Some Examples of Policy Engagement to Support Farmers’ Organizations’
IFAD’s engagement in country level policy is undertaken in all five of the macro-regions it works in (East and Southern Africa, West and Central Africa, Latin America and the Caribbean, Near East, North Africa, Europe and Central Asia, and the Asia and Pacific), and examples abound of how IFAD works on policy not only through CSOs, but also directly with CSOs to empower their membership to advocate for policy frameworks suited to their members’ needs. The following provides three brief examples from three of the regions in which IFAD works.18
East African Community
Co-operatives play a significant role in the economies of the five countries of the East African Community (EAC). There are more than 30,000 registered co-operatives in the region and the movement employs directly or indirectly more than 15 million people. About half of the cooperatives are agriculture-related. Savings and credit co-operatives are also becoming increasingly popular in the region.
There are considerable differences in the legal frameworks for cooperatives in the different countries however, and some of them contain legal provisions that constrain the development of the cooperative movement. In response to concern from its member organizations on the challenges facing the co-operative movement in the region, since 2009 the Eastern Africa Farmers’ Federation (EAFF) has been lobbying for EAC-wide legislation for co-operatives. In that year it commissioned a comparative study of the co-operative laws in the region, the findings of which informed EAFF’s push for a regional law. Between 2010 and 2013, it convened meetings with experts in cooperatives and stakeholders to discuss the contents of the proposed legislation. In April 2013, an EAFF team met the Speaker of the East African Legislative Assembly (EALA) and its Committee of Agriculture, Tourism and Natural Resources, one of whose members agreed to move the Bill as a Private Members’ Bill.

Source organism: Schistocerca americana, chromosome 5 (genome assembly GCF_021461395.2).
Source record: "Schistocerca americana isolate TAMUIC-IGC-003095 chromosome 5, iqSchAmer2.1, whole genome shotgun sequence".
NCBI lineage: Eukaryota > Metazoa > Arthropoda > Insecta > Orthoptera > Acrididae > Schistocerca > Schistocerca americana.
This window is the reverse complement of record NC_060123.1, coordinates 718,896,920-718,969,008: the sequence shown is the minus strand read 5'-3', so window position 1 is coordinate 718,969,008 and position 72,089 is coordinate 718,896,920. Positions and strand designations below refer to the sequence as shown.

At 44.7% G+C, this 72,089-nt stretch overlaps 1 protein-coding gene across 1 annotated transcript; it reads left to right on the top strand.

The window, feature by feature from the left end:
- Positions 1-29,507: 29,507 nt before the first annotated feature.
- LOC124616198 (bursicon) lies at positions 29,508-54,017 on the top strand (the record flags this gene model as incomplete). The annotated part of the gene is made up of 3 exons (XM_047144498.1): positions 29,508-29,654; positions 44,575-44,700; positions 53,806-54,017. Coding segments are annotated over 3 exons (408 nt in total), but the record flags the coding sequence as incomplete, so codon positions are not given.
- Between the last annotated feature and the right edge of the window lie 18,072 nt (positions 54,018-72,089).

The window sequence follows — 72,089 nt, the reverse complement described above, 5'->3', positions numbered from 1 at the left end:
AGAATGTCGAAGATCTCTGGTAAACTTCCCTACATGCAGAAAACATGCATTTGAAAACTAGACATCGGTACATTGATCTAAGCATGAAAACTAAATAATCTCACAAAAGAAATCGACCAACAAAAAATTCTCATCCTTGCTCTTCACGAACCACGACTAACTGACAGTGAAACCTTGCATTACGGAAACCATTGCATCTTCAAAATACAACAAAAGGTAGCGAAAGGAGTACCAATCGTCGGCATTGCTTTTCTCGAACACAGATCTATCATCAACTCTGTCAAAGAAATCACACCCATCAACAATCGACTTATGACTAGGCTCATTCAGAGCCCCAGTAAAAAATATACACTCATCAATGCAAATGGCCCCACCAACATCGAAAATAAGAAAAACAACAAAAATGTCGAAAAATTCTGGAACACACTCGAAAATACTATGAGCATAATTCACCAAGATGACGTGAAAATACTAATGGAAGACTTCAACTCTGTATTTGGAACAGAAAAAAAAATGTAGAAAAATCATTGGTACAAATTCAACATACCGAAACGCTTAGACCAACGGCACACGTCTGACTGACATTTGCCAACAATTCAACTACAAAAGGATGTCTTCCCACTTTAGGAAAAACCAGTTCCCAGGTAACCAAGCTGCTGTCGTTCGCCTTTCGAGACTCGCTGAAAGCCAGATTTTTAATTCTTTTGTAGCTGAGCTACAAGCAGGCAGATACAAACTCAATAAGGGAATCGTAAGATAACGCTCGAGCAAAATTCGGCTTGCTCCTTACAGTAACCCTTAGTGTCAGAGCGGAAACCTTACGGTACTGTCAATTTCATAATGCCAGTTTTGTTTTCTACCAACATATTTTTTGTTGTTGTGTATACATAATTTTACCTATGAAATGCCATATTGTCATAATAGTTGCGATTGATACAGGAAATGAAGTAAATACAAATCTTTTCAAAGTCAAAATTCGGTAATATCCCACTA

In January 2014 the EAC Co-operatives Societies Bill 2014 was read for the first time in the EALA. The Speaker then forwarded the Bill to the Committee for further consultations.
The next step was for the EALA Committee, in collaboration with the EAFF and its membership, to convene public hearings on the Bill in all five countries. These events would serve both to raise awareness of the Bill in the member countries, and to collect and consolidate views on it from stakeholders in and outside the co-operative movement.
Building on a longer partnership between EAFF and IFAD under the Support to Farmers’ Organization in Africa Programme (SFOAP), funding from IFAD enabled EAFF to sponsor the Public Hearings in two of the countries, Kenya and Uganda. The hearings, which were held in September 2014, were attended by 65-70 people, including representatives from the cooperative movements of the two countries, government ministries, parliaments, the private sector and the media. At both, reports from stakeholders in the national cooperative movements were presented, and comments on the draft Bill were offered by participants. Support for media engagement was also provided through the funding, and this resulted in substantial media outputs in the two countries and growing public interest in the Bill.
As an Act of the Assembly it now awaits assent by the Heads of State of the five EAC countries. Once ratified, it will become law and take precedence over existing national laws; which means that the national laws will need to be amended wherever necessary to conform to this law.
Thereafter, EAFF, in collaboration with her member organizations, intends to conduct an awareness effort in all the EAC partner states. The Act also establishes the East African Co-operative Agency, and one of the first tasks of the Agency will be to develop the Rules and Regulations of the Act.